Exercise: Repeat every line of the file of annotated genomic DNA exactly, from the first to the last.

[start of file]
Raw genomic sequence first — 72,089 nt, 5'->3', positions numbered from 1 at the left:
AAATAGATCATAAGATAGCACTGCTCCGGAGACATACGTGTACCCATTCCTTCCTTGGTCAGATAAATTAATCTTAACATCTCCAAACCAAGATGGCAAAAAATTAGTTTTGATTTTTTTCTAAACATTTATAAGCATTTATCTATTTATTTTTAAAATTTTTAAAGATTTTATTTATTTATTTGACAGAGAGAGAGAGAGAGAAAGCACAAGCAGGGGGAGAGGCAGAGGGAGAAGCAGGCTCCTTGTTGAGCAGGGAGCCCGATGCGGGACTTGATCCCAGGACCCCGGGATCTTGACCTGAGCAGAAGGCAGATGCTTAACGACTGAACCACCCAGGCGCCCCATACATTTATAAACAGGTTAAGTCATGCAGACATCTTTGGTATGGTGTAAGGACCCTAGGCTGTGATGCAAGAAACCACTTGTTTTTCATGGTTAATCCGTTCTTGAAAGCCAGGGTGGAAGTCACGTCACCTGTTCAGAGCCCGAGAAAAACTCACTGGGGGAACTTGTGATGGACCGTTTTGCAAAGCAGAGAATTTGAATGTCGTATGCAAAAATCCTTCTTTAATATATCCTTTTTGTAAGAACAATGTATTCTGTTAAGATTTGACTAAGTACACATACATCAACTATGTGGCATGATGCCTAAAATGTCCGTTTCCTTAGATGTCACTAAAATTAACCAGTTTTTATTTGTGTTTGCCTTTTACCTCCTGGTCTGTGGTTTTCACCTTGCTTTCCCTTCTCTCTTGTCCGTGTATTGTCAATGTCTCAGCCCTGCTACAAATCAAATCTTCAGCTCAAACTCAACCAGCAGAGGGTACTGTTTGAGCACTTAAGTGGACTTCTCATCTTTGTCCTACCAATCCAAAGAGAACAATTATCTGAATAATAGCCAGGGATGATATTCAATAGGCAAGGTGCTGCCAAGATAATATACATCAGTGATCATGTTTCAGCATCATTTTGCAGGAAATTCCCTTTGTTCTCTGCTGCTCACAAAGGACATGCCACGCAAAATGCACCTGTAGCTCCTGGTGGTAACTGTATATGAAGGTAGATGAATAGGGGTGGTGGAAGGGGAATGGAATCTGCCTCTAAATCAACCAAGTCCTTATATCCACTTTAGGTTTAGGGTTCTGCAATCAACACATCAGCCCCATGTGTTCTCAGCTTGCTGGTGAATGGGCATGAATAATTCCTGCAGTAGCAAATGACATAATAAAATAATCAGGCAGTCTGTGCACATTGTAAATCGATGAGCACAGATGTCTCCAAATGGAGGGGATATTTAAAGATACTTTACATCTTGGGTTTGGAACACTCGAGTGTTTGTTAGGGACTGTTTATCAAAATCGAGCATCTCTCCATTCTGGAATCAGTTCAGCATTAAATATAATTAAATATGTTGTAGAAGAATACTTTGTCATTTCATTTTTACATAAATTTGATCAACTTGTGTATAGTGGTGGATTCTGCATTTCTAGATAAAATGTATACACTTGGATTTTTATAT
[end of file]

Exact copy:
Raw genomic sequence first — 72,089 nt, 5'->3', positions numbered from 1 at the left:
AAATAGATCATAAGATAGCACTGCTCCGGAGACATACGTGTACCCATTCCTTCCTTGGTCAGATAAATTAATCTTAACATCTCCAAACCAAGATGGCAAAAAATTAGTTTTGATTTTTTTCTAAACATTTATAAGCATTTATCTATTTATTTTTAAAATTTTTAAAGATTTTATTTATTTATTTGACAGAGAGAGAGAGAGAGAAAGCACAAGCAGGGGGAGAGGCAGAGGGAGAAGCAGGCTCCTTGTTGAGCAGGGAGCCCGATGCGGGACTTGATCCCAGGACCCCGGGATCTTGACCTGAGCAGAAGGCAGATGCTTAACGACTGAACCACCCAGGCGCCCCATACATTTATAAACAGGTTAAGTCATGCAGACATCTTTGGTATGGTGTAAGGACCCTAGGCTGTGATGCAAGAAACCACTTGTTTTTCATGGTTAATCCGTTCTTGAAAGCCAGGGTGGAAGTCACGTCACCTGTTCAGAGCCCGAGAAAAACTCACTGGGGGAACTTGTGATGGACCGTTTTGCAAAGCAGAGAATTTGAATGTCGTATGCAAAAATCCTTCTTTAATATATCCTTTTTGTAAGAACAATGTATTCTGTTAAGATTTGACTAAGTACACATACATCAACTATGTGGCATGATGCCTAAAATGTCCGTTTCCTTAGATGTCACTAAAATTAACCAGTTTTTATTTGTGTTTGCCTTTTACCTCCTGGTCTGTGGTTTTCACCTTGCTTTCCCTTCTCTCTTGTCCGTGTATTGTCAATGTCTCAGCCCTGCTACAAATCAAATCTTCAGCTCAAACTCAACCAGCAGAGGGTACTGTTTGAGCACTTAAGTGGACTTCTCATCTTTGTCCTACCAATCCAAAGAGAACAATTATCTGAATAATAGCCAGGGATGATATTCAATAGGCAAGGTGCTGCCAAGATAATATACATCAGTGATCATGTTTCAGCATCATTTTGCAGGAAATTCCCTTTGTTCTCTGCTGCTCACAAAGGACATGCCACGCAAAATGCACCTGTAGCTCCTGGTGGTAACTGTATATGAAGGTAGATGAATAGGGGTGGTGGAAGGGGAATGGAATCTGCCTCTAAATCAACCAAGTCCTTATATCCACTTTAGGTTTAGGGTTCTGCAATCAACACATCAGCCCCATGTGTTCTCAGCTTGCTGGTGAATGGGCATGAATAATTCCTGCAGTAGCAAATGACATAATAAAATAATCAGGCAGTCTGTGCACATTGTAAATCGATGAGCACAGATGTCTCCAAATGGAGGGGATATTTAAAGATACTTTACATCTTGGGTTTGGAACACTCGAGTGTTTGTTAGGGACTGTTTATCAAAATCGAGCATCTCTCCATTCTGGAATCAGTTCAGCATTAAATATAATTAAATATGTTGTAGAAGAATACTTTGTCATTTCATTTTTACATAAATTTGATCAACTTGTGTATAGTGGTGGATTCTGCATTTCTAGATAAAATGTATACACTTGGATTTTTATAT